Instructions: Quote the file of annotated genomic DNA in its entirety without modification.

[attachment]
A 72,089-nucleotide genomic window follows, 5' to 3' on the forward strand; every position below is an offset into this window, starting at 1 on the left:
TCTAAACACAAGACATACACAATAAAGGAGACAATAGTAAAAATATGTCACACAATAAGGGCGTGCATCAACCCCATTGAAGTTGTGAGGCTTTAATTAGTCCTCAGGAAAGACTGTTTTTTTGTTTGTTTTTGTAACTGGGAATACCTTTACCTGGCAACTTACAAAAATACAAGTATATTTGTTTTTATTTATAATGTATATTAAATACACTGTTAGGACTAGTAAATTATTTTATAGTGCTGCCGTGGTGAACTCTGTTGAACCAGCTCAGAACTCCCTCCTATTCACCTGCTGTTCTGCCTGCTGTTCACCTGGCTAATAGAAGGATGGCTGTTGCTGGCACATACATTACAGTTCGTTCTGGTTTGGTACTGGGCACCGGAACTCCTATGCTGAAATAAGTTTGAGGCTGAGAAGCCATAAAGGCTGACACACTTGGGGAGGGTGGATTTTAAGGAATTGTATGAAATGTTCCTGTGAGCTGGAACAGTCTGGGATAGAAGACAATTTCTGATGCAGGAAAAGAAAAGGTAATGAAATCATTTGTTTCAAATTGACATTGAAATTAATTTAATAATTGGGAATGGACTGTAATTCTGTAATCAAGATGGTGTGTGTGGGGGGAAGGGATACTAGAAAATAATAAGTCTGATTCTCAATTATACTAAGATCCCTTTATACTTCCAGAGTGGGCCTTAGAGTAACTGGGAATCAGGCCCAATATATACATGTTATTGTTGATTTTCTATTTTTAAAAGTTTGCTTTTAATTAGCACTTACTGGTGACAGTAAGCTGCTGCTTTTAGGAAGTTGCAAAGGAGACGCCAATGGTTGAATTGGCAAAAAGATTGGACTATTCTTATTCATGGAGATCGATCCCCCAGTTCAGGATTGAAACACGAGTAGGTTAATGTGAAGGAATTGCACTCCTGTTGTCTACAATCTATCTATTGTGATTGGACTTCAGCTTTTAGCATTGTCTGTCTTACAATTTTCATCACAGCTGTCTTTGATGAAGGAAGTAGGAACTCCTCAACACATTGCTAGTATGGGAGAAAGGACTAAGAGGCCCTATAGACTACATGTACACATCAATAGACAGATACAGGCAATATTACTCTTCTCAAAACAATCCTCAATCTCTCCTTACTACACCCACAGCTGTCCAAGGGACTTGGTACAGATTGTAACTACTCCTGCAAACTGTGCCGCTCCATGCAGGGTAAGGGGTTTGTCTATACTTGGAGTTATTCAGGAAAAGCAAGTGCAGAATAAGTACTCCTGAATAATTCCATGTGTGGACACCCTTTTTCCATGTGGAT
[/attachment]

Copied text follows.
A 72,089-nucleotide genomic window follows, 5' to 3' on the forward strand; every position below is an offset into this window, starting at 1 on the left:
TCTAAACACAAGACATACACAATAAAGGAGACAATAGTAAAAATATGTCACACAATAAGGGCGTGCATCAACCCCATTGAAGTTGTGAGGCTTTAATTAGTCCTCAGGAAAGACTGTTTTTTTGTTTGTTTTTGTAACTGGGAATACCTTTACCTGGCAACTTACAAAAATACAAGTATATTTGTTTTTATTTATAATGTATATTAAATACACTGTTAGGACTAGTAAATTATTTTATAGTGCTGCCGTGGTGAACTCTGTTGAACCAGCTCAGAACTCCCTCCTATTCACCTGCTGTTCTGCCTGCTGTTCACCTGGCTAATAGAAGGATGGCTGTTGCTGGCACATACATTACAGTTCGTTCTGGTTTGGTACTGGGCACCGGAACTCCTATGCTGAAATAAGTTTGAGGCTGAGAAGCCATAAAGGCTGACACACTTGGGGAGGGTGGATTTTAAGGAATTGTATGAAATGTTCCTGTGAGCTGGAACAGTCTGGGATAGAAGACAATTTCTGATGCAGGAAAAGAAAAGGTAATGAAATCATTTGTTTCAAATTGACATTGAAATTAATTTAATAATTGGGAATGGACTGTAATTCTGTAATCAAGATGGTGTGTGTGGGGGGAAGGGATACTAGAAAATAATAAGTCTGATTCTCAATTATACTAAGATCCCTTTATACTTCCAGAGTGGGCCTTAGAGTAACTGGGAATCAGGCCCAATATATACATGTTATTGTTGATTTTCTATTTTTAAAAGTTTGCTTTTAATTAGCACTTACTGGTGACAGTAAGCTGCTGCTTTTAGGAAGTTGCAAAGGAGACGCCAATGGTTGAATTGGCAAAAAGATTGGACTATTCTTATTCATGGAGATCGATCCCCCAGTTCAGGATTGAAACACGAGTAGGTTAATGTGAAGGAATTGCACTCCTGTTGTCTACAATCTATCTATTGTGATTGGACTTCAGCTTTTAGCATTGTCTGTCTTACAATTTTCATCACAGCTGTCTTTGATGAAGGAAGTAGGAACTCCTCAACACATTGCTAGTATGGGAGAAAGGACTAAGAGGCCCTATAGACTACATGTACACATCAATAGACAGATACAGGCAATATTACTCTTCTCAAAACAATCCTCAATCTCTCCTTACTACACCCACAGCTGTCCAAGGGACTTGGTACAGATTGTAACTACTCCTGCAAACTGTGCCGCTCCATGCAGGGTAAGGGGTTTGTCTATACTTGGAGTTATTCAGGAAAAGCAAGTGCAGAATAAGTACTCCTGAATAATTCCATGTGTGGACACCCTTTTTCCATGTGGAT